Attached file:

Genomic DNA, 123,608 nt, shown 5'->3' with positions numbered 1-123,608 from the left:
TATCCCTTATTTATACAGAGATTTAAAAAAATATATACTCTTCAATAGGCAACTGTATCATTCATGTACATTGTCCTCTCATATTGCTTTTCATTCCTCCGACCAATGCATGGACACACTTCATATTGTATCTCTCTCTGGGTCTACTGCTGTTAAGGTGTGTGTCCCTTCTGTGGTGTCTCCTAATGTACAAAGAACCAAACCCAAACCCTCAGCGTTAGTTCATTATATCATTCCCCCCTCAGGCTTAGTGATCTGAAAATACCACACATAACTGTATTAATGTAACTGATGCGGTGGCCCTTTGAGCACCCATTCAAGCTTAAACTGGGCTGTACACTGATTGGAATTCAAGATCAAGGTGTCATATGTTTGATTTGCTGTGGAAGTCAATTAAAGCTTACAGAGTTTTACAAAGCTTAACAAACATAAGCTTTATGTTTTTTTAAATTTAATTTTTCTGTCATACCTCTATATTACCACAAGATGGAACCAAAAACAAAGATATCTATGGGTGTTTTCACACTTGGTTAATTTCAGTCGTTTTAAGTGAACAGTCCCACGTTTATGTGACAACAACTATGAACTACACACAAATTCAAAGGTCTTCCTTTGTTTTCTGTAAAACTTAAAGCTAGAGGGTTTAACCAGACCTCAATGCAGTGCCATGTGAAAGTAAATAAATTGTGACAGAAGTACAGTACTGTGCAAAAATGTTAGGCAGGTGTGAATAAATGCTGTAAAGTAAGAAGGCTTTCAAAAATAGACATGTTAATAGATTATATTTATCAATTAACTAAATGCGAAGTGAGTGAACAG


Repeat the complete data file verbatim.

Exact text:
Genomic DNA, 123,608 nt, shown 5'->3' with positions numbered 1-123,608 from the left:
TATCCCTTATTTATACAGAGATTTAAAAAAATATATACTCTTCAATAGGCAACTGTATCATTCATGTACATTGTCCTCTCATATTGCTTTTCATTCCTCCGACCAATGCATGGACACACTTCATATTGTATCTCTCTCTGGGTCTACTGCTGTTAAGGTGTGTGTCCCTTCTGTGGTGTCTCCTAATGTACAAAGAACCAAACCCAAACCCTCAGCGTTAGTTCATTATATCATTCCCCCCTCAGGCTTAGTGATCTGAAAATACCACACATAACTGTATTAATGTAACTGATGCGGTGGCCCTTTGAGCACCCATTCAAGCTTAAACTGGGCTGTACACTGATTGGAATTCAAGATCAAGGTGTCATATGTTTGATTTGCTGTGGAAGTCAATTAAAGCTTACAGAGTTTTACAAAGCTTAACAAACATAAGCTTTATGTTTTTTTAAATTTAATTTTTCTGTCATACCTCTATATTACCACAAGATGGAACCAAAAACAAAGATATCTATGGGTGTTTTCACACTTGGTTAATTTCAGTCGTTTTAAGTGAACAGTCCCACGTTTATGTGACAACAACTATGAACTACACACAAATTCAAAGGTCTTCCTTTGTTTTCTGTAAAACTTAAAGCTAGAGGGTTTAACCAGACCTCAATGCAGTGCCATGTGAAAGTAAATAAATTGTGACAGAAGTACAGTACTGTGCAAAAATGTTAGGCAGGTGTGAATAAATGCTGTAAAGTAAGAAGGCTTTCAAAAATAGACATGTTAATAGATTATATTTATCAATTAACTAAATGCGAAGTGAGTGAACAG